5 Signs It's Time to Deal With Your Nurse Stress

5 Signs It's Time to Deal With Your Nurse Stress

By Megan Dunn, Contributor

The dangers associated with nurse stress are real — to you and your patients. A study published by BMC Nursing notes that nurse job stress can lead to negative quality of life for RNs, specifically related to their health. Potential negative outcomes for nurses can include problems on the job, problems with relationships and even health issues including higher blood pressure and long-term development of chronic diseases. 

Check out the signs below that help you understand whether your nurse job stress is a situational (and temporary) effect of a bad day or something that's been ongoing long enough to address with more than a relaxing bubble bath or a good night's sleep.

5 Signs Your Nurse Stress Level Requires Action

Almost all RNs deal with nurse job stress. It's been a recorded occupational hazard since the 1950s, and experts note that the introduction of technology, rising health care costs and more unstable work environments have only increased nurse stress levels since the 1980s.

While many programs, articles and professionals have stepped up to deliver nurse stress management tools, RNs who aren't aware of their own stress may not know it's time to take steps toward managing it. 

Here are five signs you need to take a break, seek some assistance or make a change in lifestyle to manage your RN stress.

1. Being tired all the time

Nurses can walk a fine line with exhaustion even when they're not stressed. The 12-hour shift might fit well in your overall schedule, but that doesn't mean three days of it won't leave you reeling. But there's a different between physical exhaustion for good reason and consistently wanting to take to your bed because you simply can't face the next task in your day. The latter can be a sign of nurse stress and burnout, which often shows up as depression.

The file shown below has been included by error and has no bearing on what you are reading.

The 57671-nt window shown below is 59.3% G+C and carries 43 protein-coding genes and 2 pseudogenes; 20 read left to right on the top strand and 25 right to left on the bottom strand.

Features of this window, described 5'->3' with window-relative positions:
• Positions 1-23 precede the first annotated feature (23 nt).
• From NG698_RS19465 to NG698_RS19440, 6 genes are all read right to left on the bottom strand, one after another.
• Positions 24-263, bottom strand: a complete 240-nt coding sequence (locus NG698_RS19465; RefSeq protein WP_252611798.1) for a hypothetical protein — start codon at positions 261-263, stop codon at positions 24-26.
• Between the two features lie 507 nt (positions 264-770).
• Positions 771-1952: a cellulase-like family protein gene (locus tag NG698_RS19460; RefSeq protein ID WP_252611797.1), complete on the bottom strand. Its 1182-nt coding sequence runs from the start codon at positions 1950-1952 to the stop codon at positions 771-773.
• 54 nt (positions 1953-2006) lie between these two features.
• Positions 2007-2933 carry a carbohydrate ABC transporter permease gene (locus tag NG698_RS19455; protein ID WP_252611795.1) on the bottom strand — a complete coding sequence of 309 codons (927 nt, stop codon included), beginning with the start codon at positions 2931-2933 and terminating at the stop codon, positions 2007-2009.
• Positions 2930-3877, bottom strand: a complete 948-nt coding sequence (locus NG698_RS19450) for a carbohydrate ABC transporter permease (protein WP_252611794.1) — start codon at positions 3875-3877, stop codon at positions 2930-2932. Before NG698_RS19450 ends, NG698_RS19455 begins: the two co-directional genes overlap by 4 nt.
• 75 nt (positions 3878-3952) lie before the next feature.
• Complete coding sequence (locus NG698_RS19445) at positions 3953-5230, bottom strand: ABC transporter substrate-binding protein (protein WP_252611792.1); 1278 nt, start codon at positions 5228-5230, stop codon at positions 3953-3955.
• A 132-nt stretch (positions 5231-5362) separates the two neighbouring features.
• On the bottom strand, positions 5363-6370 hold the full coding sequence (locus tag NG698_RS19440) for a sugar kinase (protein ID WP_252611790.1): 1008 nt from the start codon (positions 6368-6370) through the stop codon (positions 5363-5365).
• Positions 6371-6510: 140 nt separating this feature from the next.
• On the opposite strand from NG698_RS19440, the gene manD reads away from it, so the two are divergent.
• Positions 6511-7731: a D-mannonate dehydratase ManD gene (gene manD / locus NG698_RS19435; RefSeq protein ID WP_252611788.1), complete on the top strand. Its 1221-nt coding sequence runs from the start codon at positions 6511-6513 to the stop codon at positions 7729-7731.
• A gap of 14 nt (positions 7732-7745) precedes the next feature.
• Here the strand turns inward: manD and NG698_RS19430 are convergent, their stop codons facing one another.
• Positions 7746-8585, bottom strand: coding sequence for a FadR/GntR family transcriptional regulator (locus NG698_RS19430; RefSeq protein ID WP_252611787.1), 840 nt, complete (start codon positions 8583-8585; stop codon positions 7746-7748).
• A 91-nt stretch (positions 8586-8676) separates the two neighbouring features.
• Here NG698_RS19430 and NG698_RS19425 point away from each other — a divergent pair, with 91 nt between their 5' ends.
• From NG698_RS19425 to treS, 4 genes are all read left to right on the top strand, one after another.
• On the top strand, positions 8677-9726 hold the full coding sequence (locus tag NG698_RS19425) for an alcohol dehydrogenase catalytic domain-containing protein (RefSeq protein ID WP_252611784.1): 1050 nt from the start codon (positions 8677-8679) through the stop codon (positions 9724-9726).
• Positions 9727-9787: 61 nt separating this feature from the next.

2. Feelings of numbness

Nurses who are dealing with burnout and stress may be unable to care for people and things — on the job and in daily life — like they used to. This is known as compassion fatigue. Signs can include a shorter attention span, cynicism about patient reports of symptoms, negative personality changes and mistakes on the job.

3. Mood swings or crying

Crying is not something that RNs should avoid as a general rule, though there's definitely a time and place. Clinical psychologist Stephen Sideroff says that crying activates healthy responses in the body, which can lead to a release of pent-up stress and other positive outcomes.

But nurses who can't control their moods or find themselves crying constantly at odd moments or out of intense frustration may be dealing with high levels of stress.

4. Anxiety or dread of daily tasks

Anxiety about your job or a feeling of dread about going to work can also be signs that your nurse stress level is ramping toward maximum. It's completely normal to have to give yourself a pep talk to rev up the internal engines at 4 am, especially when you're facing a 12-hour shift. But nurses who find it physically hard to drag themselves to their shifts each day — or who can't find at least something to look forward to — may need to look into nurse stress management tools and assistance.

5. Physical health issues

Finally, if you're dealing with physical health issues that aren't related to another source, consider nurse stress as the culprit. "I knew it was time to rethink my career when I couldn't deal with stomach problems any more," says Mariah Emerson, a former ER nurse. "I saw my doctor. Nothing else was wrong with me." Emerson said she took a job in an OB-GYN office to reduce her nurse job stress and her stomach issues cleared up.

Nurse stress is a personal factor, and what you can and can't deal with on a daily basis can change over the years. If you're experiencing any of the above signs, consider talking to a trusted friend, coworker or professional about the role nurse stress might be playing in your life and how you can manage it.

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